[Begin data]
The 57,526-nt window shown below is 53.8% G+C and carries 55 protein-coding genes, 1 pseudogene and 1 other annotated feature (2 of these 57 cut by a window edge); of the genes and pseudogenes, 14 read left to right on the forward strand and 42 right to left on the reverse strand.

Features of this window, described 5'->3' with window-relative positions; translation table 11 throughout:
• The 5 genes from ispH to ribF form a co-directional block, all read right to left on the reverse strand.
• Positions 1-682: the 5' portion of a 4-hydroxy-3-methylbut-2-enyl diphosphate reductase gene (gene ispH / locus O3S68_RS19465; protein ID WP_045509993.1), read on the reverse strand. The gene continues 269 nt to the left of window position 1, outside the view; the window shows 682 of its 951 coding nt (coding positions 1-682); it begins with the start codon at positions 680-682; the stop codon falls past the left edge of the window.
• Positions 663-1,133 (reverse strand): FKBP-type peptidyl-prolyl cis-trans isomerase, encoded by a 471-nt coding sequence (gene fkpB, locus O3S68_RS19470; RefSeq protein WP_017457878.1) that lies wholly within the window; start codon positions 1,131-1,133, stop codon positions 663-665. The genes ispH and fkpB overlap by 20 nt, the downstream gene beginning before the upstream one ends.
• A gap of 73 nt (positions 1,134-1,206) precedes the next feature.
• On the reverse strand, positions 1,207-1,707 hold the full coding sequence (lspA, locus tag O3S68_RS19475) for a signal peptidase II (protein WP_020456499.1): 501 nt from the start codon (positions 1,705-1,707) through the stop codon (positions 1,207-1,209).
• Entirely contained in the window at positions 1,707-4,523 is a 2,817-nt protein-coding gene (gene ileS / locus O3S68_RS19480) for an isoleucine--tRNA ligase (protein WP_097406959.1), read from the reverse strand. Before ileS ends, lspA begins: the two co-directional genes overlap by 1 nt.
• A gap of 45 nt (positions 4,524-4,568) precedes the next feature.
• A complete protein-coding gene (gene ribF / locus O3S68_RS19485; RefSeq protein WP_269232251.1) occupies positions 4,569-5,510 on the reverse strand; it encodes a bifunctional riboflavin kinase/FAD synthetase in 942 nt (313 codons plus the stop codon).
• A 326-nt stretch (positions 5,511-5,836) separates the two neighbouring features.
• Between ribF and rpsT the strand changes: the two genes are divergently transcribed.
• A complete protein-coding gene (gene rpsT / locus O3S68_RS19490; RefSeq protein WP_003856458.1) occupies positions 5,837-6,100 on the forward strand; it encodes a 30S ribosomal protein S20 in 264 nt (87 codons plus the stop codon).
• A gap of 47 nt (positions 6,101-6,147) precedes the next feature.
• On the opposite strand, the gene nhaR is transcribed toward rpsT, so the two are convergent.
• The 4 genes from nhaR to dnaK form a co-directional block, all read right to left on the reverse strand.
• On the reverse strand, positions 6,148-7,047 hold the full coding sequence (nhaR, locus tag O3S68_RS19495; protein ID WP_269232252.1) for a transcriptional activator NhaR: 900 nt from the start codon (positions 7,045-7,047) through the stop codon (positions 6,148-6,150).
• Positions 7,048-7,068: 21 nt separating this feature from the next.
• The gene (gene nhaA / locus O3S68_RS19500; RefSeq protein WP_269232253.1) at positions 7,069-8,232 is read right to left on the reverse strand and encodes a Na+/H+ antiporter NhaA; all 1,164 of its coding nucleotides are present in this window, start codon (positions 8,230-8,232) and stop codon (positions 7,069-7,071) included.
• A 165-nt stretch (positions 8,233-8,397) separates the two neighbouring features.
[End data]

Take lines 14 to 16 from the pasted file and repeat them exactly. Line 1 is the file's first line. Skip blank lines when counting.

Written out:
• A gap of 47 nt (positions 6,101-6,147) precedes the next feature.
• On the opposite strand, the gene nhaR is transcribed toward rpsT, so the two are convergent.
• The 4 genes from nhaR to dnaK form a co-directional block, all read right to left on the reverse strand.